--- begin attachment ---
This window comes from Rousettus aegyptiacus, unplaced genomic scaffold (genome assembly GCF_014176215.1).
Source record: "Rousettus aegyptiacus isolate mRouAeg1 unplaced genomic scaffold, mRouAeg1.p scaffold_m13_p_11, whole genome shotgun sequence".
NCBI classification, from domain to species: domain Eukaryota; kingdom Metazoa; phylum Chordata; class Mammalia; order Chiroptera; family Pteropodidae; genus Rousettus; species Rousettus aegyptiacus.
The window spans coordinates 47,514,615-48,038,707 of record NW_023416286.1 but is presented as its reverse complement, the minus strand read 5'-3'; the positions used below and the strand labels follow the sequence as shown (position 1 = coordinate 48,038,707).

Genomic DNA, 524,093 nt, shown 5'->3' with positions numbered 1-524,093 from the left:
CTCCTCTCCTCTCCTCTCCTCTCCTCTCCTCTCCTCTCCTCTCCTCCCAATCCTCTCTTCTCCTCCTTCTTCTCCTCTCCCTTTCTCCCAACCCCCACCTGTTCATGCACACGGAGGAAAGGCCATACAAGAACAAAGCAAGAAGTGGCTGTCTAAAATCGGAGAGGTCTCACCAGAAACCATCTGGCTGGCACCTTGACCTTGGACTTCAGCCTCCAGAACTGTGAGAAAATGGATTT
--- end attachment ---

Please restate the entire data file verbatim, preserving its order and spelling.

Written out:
This window comes from Rousettus aegyptiacus, unplaced genomic scaffold (genome assembly GCF_014176215.1).
Source record: "Rousettus aegyptiacus isolate mRouAeg1 unplaced genomic scaffold, mRouAeg1.p scaffold_m13_p_11, whole genome shotgun sequence".
NCBI classification, from domain to species: domain Eukaryota; kingdom Metazoa; phylum Chordata; class Mammalia; order Chiroptera; family Pteropodidae; genus Rousettus; species Rousettus aegyptiacus.
The window spans coordinates 47,514,615-48,038,707 of record NW_023416286.1 but is presented as its reverse complement, the minus strand read 5'-3'; the positions used below and the strand labels follow the sequence as shown (position 1 = coordinate 48,038,707).

Genomic DNA, 524,093 nt, shown 5'->3' with positions numbered 1-524,093 from the left:
CTCCTCTCCTCTCCTCTCCTCTCCTCTCCTCTCCTCTCCTCTCCTCCCAATCCTCTCTTCTCCTCCTTCTTCTCCTCTCCCTTTCTCCCAACCCCCACCTGTTCATGCACACGGAGGAAAGGCCATACAAGAACAAAGCAAGAAGTGGCTGTCTAAAATCGGAGAGGTCTCACCAGAAACCATCTGGCTGGCACCTTGACCTTGGACTTCAGCCTCCAGAACTGTGAGAAAATGGATTT